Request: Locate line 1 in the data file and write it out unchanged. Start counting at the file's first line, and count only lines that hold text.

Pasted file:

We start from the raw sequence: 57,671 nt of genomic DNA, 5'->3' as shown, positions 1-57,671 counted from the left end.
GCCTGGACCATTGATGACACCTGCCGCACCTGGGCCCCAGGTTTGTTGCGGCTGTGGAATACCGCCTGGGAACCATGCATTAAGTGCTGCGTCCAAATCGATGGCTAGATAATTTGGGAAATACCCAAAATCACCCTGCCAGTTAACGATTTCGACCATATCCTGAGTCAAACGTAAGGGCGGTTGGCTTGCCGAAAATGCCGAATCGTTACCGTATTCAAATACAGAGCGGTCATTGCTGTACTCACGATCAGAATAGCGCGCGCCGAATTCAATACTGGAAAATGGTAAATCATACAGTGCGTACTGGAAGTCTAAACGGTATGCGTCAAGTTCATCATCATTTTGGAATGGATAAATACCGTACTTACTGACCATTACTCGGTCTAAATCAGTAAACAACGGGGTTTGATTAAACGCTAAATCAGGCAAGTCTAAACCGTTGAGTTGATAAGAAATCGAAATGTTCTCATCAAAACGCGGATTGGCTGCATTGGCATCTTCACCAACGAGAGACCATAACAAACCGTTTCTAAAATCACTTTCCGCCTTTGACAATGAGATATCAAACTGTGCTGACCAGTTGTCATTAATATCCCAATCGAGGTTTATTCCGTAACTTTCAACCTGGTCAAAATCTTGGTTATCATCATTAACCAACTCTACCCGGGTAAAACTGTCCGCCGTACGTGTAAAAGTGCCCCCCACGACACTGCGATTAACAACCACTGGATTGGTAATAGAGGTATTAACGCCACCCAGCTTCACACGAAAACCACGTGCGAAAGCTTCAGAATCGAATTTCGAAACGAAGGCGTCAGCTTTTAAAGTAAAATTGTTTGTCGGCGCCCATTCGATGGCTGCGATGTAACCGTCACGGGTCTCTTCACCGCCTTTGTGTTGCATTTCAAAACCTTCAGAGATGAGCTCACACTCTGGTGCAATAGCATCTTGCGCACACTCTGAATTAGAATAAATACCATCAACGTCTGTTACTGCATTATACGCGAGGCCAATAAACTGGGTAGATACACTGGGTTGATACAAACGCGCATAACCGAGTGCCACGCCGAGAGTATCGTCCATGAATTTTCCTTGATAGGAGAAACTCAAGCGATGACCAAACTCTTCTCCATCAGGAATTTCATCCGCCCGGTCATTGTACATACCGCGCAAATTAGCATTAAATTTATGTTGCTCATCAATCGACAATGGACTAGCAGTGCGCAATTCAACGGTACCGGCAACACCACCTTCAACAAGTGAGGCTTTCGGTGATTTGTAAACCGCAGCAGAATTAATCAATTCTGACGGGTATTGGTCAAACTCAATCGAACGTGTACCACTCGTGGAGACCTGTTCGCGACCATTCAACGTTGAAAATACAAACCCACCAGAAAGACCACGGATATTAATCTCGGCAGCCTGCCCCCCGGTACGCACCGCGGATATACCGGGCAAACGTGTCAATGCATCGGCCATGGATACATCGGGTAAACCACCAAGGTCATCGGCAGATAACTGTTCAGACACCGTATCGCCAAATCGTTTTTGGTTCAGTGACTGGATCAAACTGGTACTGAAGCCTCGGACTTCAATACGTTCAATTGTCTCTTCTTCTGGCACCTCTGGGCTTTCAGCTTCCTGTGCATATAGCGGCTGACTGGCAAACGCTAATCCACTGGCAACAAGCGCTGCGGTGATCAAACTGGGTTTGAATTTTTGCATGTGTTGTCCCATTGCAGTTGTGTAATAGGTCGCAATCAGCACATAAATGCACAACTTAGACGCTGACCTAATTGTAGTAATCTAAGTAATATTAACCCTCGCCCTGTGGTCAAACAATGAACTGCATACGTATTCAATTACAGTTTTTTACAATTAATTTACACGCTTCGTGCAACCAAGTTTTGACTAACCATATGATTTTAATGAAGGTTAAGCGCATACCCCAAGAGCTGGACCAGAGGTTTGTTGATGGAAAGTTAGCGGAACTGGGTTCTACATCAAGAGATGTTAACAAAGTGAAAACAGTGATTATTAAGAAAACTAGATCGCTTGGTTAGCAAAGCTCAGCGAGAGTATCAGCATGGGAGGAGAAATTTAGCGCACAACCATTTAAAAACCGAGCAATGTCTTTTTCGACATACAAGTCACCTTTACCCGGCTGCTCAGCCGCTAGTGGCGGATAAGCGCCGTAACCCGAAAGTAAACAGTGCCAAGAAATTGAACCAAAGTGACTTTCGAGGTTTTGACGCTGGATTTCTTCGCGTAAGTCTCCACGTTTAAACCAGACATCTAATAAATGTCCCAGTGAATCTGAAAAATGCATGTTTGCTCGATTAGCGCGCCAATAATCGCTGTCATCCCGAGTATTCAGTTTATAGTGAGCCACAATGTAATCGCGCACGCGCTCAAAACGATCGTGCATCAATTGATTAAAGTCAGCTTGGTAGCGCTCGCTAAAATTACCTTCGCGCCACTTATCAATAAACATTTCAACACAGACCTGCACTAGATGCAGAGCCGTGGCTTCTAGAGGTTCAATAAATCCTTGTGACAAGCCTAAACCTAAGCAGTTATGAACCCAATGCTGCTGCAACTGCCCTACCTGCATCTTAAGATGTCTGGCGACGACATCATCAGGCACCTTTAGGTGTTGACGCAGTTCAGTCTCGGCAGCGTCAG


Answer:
We start from the raw sequence: 57,671 nt of genomic DNA, 5'->3' as shown, positions 1-57,671 counted from the left end.